March 22, 2021
Abigail Helm ’21, M.A. ’23 is a double major in history and psychology with a minor in biblical and theological studies. She serves as a student ambassador in Wheaton’s Center for Vocation and Career. In the fall, she will enter the Wheaton College Graduate School to study marriage and family therapy.
For Abigail Helm ’21, M.A. ’23, Wheaton has been a place of discovery and growth—a space to let her eagerness to learn and curiosity run free.
She came in as an undeclared history major, hoping to add an art history double major with the intention of becoming a fashion curator after college. With the Chicago Art Institute and the rest of the city’s vibrant art and culture scene just a short train ride away, it seemed like the perfect fit.
However, courtesy of Christ at the Core, Wheaton’s liberal arts curriculum, Helm took a course in developmental psychology as a general education requirement, and the content captured her attention. “I loved it,” she said. “I still stuck with the history [major] because I thought I still wanted to be a curator, but then as we were studying human development I thought, ‘Oh, psych is interesting.’”
She then took a class in social psychology, after which she declared a double major in history and psychology.
With her two majors, Helm’s love for research has had plenty of room to grow at Wheaton. One of her favorite projects she completed for her junior research paper as part of the history major, in which she studied the letters of Abigail Adams, contrasting what she wrote to John Adams, John Quincy Adams, and Mercy Otis Warren. “I was looking at her different styles of writing and what she would share with each person, to kind of see how her roles differed or were the same based on who she was writing to,” Helm said.
Through the Department of Psychology’s collaborative research group opportunities, Helm has been helping Brie Arevalo, a Psy.D. candidate in the Wheaton College Graduate School, with her dissertation, under the guidance of Dr. Cynthia Neal-Kimball, Emerita Scholar in Residence. The project has given Helm an inside look into the research process from beginning to end, including writing a proposal (and rewriting, due to COVID’s sudden appearance soon after the initial study was approved) and transcribing interviews for coding. Helm will join Arevalo in virtually presenting this research at the Christian Association for Psychological Studies conference on March 26-27.
Helm credits Dr. David Van Dyke ’91, Marriage and Family Therapy Program Director and Associate Professor of Marriage and Family Therapy, as playing a key role in guiding Helm in her search for the right career path within psychology. “He just gave me a really honest look at [marriage and family therapy]. Having him be accessible and willing to talk is super nice,” she said. Dr. Van Dyke also helped her understand “the difference between MFT and a clinical psych program.”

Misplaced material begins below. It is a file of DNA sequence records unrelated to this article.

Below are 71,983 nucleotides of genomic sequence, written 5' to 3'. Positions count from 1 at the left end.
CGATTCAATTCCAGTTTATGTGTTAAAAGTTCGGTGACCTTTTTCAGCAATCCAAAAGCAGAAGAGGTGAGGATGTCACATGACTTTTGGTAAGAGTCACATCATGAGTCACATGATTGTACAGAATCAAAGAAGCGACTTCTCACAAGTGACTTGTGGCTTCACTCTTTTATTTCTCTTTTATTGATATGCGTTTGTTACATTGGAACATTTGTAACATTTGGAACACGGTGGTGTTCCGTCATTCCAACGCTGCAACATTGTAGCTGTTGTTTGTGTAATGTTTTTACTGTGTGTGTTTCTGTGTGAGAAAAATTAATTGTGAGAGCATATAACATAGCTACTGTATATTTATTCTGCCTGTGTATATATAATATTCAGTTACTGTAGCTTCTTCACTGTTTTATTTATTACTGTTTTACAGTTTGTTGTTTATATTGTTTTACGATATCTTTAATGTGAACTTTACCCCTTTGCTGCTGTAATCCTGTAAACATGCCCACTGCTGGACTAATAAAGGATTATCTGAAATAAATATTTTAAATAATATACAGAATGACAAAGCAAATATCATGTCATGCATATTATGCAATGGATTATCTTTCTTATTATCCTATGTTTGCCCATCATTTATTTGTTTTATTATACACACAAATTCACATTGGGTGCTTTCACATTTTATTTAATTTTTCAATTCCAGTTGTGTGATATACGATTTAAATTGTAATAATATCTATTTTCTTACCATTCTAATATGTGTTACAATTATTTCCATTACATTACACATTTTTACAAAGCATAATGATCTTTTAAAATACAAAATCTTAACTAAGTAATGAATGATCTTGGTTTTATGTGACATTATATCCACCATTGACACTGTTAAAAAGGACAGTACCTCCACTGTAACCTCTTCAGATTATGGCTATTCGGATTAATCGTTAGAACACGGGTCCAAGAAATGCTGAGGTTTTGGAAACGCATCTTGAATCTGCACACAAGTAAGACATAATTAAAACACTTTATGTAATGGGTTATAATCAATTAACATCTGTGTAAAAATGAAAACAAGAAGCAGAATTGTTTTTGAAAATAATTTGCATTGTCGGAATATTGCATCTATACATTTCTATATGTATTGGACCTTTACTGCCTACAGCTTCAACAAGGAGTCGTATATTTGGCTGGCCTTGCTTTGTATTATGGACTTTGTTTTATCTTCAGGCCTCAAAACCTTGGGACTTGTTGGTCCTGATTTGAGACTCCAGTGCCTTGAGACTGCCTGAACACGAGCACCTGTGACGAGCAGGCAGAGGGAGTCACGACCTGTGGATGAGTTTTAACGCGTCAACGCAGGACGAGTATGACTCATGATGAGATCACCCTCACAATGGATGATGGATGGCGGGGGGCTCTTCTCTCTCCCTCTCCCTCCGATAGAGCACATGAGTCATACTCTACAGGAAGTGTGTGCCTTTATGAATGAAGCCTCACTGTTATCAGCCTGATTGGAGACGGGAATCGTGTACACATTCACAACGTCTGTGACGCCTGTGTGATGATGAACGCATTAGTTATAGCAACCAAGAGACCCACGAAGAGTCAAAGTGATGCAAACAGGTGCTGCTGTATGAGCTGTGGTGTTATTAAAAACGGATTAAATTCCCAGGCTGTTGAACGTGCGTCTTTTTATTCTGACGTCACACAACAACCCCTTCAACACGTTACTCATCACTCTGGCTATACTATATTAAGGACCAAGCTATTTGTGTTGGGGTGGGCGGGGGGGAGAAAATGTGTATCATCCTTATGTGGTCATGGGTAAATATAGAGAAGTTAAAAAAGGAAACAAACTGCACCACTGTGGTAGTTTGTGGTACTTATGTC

In the undergraduate MFT class Helm took her junior year, the students had the chance to complete mock-therapy sessions as part of a group project, in which two students acted as co-therapists and another two played the role of a couple seeking counsel. “It was really hard,” Helm said. “But it was so fun and I had a great time with it.”
Looking back over her undergraduate career and preparing to leap into graduate studies, Helm says she’s able to see how history and psychology intertwine.
“Currently, I’m in Personality [class], so we’re going through all the different theories of personality and who developed them. So you can see what was going on in history . . . I’ve written a paper [for a class on the Great War] on shell-shock and how mental health was viewed in World War I. So it was kind of interesting to overlap them a little bit, but you can’t take it super far in one direction and say this person had this mental illness because of that.” Both history and psychology are much more complex than simple cause-and-effect solutions.
Helm points out that a great deal of therapy involves looking back over a person’s past and identifying patterns that may suggest particular behaviors and points of view. In her Psychology of the Family class a couple semesters back, Helm and fellow students completed in-depth studies of their own family histories and discussed their findings together, applying both research and analysis to the project.
“I see a lot of history in psych,” she said, highlighting how Wheaton has been a welcoming place to adopt an interdisciplinary approach to her studies. Helm added, “I enjoyed Wheaton a lot. I mean, [I applied] to grad school here, so I guess I did like it. I think it gives you a good exposure to a lot of different subjects, which is fun.”
— Eliana Chow